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Session 05

What do you think?

“It is one of the unfortunate truisms of the human condition that there is hardly a good idea, noble impulse, or sound suggestion that can't be (and isn't eventually) adopted and bastardized by zealots… One iteration of this tendency is in the idea of “effective altruism.”

K. Berger & R. M. Penna

Required materials


It's really important to think for yourself and reflect on the arguments you've heard in previous weeks: you might uncover places where you disagree, or mistakes in the reasoning. And even if you don't you'll probably understand the ideas more deeply if you've thought about their weakest points.

So this week, we encourage you to take some time to reflect on your confusion and concerns about the ideas so far, and to read up on some of the strongest counterarguments.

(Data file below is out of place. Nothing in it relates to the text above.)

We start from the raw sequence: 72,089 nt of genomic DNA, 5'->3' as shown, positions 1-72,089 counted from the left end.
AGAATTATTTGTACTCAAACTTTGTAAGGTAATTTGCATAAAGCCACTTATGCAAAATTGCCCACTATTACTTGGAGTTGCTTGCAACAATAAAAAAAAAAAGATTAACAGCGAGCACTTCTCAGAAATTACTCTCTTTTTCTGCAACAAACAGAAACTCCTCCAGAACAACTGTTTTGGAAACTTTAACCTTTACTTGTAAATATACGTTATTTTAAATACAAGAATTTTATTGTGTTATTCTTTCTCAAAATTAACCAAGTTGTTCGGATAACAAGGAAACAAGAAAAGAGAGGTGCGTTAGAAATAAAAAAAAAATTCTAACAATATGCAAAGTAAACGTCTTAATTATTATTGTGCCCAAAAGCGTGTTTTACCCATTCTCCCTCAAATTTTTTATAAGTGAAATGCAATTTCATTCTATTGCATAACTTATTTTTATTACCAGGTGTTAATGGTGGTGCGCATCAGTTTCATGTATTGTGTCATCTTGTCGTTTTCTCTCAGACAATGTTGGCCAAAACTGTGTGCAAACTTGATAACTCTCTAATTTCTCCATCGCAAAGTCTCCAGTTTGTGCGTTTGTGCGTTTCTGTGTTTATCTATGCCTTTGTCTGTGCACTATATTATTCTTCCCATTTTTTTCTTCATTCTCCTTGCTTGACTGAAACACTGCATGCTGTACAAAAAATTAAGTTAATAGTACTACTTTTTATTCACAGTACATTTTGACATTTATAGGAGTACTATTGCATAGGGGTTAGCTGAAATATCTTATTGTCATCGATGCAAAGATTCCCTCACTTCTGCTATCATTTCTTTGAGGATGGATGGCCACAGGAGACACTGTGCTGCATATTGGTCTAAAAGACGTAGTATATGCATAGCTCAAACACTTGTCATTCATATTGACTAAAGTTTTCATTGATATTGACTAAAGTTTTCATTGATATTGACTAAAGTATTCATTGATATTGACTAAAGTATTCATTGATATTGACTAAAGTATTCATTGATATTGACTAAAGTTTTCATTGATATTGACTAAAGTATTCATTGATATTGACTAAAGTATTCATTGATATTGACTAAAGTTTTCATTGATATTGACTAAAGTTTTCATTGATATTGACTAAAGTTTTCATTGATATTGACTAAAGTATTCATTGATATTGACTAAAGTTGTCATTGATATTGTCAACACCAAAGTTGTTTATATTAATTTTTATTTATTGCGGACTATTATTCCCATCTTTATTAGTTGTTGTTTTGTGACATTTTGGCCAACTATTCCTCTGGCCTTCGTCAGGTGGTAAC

A recent critique of effective altruism


Less common causes

While we’ve so far covered some of the most popular EA causes, there are many others. Please skim over this list of other causes to get a sense of other ideas that people in EA have discussed. Note, you don’t need to read this whole post in detail!​

  1. Big List of Cause Candidates


Baye's rule

Bayes' rule or Bayes' theorem is the law of probability governing the strength of evidence - the rule saying how much to revise our probabilities (change our minds) when we learn a new fact or observe new evidence.

  1. Know your base rate neglect (video - 5mins)

  2. Baye's rule: A guide (15mins)


Exercise (1.5 hours)

For the exercise this session, we will take some time to reflect on the ideas we’ve engaged with over the past sessions. Our goal is to take stock and to identify our concerns and uncertainties about EA ideas.

1) What are your concerns about EA? (15 mins.)

We’ve covered a lot: the philosophical foundations of effective altruism, how to compare causes and allocate resources, and a look at some top-priority causes using the EA framework.